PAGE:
With the situation so alarming in California, what is it like here in Canada? Recent studies have shown that PBDE levels are on the rise in Canada in human breast milk, marine mammals, bird eggs and fish, for starters. A study published in 2004 stated that PBDE levels were higher in farmed salmon than they were in wild salmon. The authors concluded that eating farmed salmon increased the risk of exposure to PBDEs. Health Canada, on the other hand, declared that according to information gathered by government scientists PBDE levels measured in Canadian food, including farmed salmon, pose no threat to human health. Rising levels have also been measured in Arctic ringed seals, thus demonstrating that PBDEs can travel great distances. Average levels in St. Lawrence beluga whales are between 430 and 540 ng/g. A high accumulation rate, with levels doubling every three years, was also noted. These facts reflect a growing accumulation of PBDEs in North America resulting from increasing world demand for these products and a present lack of controls and regulations for their use in North America.
These PBDE accumulations raise serious health concerns. A limited, but growing, number of studies carried out on lab mice and rats have revealed the toxicity of PBDEs, even at low levels. Results show that effects are more harmful from exposure during the early developmental stages of life: during foetal development or soon after birth. This is a both a critical and a vulnerable stage of development for the nervous system. Researchers have noted permanent nerve damage in laboratory animals including a drop in learning capabilities—which may worsen over time—and sensory motor responses. PBDEs also appear to interfere with hormone production in the thyroid gland. These hormones play an essential role in the development of the brain. There are many consequences associated with the poor performance of the thyroid gland including fatigue, depression, anxiety, unexplained weight gain, loss of hair and low libido. Serious consequences, such as mental retardation, can also occur during foetal development. A delay in the onset of puberty was also noted in lab rats, along with a decrease in the weight of reproductive organs in males. A study carried out 15 years ago on mice also showed that exposure to PBDEs could provoke the formation of cancerous tumours. Tumours in the liver, thyroid gland and pancreas were noted in this study.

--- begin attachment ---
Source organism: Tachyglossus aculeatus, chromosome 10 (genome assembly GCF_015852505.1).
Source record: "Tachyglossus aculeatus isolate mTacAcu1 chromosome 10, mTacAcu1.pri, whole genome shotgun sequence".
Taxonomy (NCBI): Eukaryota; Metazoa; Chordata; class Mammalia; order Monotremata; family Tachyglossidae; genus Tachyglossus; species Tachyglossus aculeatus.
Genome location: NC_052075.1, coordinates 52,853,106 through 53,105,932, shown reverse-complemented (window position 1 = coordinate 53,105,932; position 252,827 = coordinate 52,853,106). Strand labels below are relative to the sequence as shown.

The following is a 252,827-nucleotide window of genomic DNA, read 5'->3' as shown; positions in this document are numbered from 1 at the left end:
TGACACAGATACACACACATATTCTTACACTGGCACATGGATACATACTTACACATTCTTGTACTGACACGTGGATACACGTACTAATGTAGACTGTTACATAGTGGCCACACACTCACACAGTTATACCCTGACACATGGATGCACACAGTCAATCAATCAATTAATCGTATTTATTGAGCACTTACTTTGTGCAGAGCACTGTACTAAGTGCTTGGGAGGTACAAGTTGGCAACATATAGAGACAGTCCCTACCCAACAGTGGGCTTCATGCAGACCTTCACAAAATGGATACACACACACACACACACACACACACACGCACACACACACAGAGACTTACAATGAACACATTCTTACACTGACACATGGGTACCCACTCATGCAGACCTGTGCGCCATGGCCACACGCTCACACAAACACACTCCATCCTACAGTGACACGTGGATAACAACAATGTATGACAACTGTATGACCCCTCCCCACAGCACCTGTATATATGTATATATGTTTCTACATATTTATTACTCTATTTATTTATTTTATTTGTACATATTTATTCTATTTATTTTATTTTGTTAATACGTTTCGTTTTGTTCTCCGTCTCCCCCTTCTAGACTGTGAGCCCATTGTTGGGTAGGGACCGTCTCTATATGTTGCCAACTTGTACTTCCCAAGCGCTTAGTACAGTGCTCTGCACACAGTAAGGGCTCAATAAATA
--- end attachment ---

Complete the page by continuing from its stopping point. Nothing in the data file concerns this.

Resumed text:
High PBDE levels in food and human tissues, combined with health risks, have led several governments and companies to limit the use and production of these compounds. In the early 1990s Europe began reducing the use of PBDEs on a voluntary basis. Since 2004, the European Union has banned two of the three commercial forms of PBDEs. The result: PBDE levels in the environment are falling. Since the progressive elimination of PBDEs in Sweden, which began in 1997, there has been a notable drop in these toxic products in Swedish mothers’ milk. In 2003, California became the first U.S. state to adopt a regulation that will eventually ban the manufacture, fabrication and distribution of any product containing certain types of PBDEs starting in 2008. Already, several companies, including Sony, Apple, Ericsson, IBM, Intel, Motorola, NEC, Panasonic, Phillips and Ikea, use alternative products to PBDEs, products considered to be safer. The main company producing PBDEs in North America indicated that it would halt production by the end of 2004. The results of scientific studies, some of them Canadian, reporting the presence and toxicity of PBDEs in the environment very likely contributed to this company making this decision, even before legislative measures are put in place in Canada.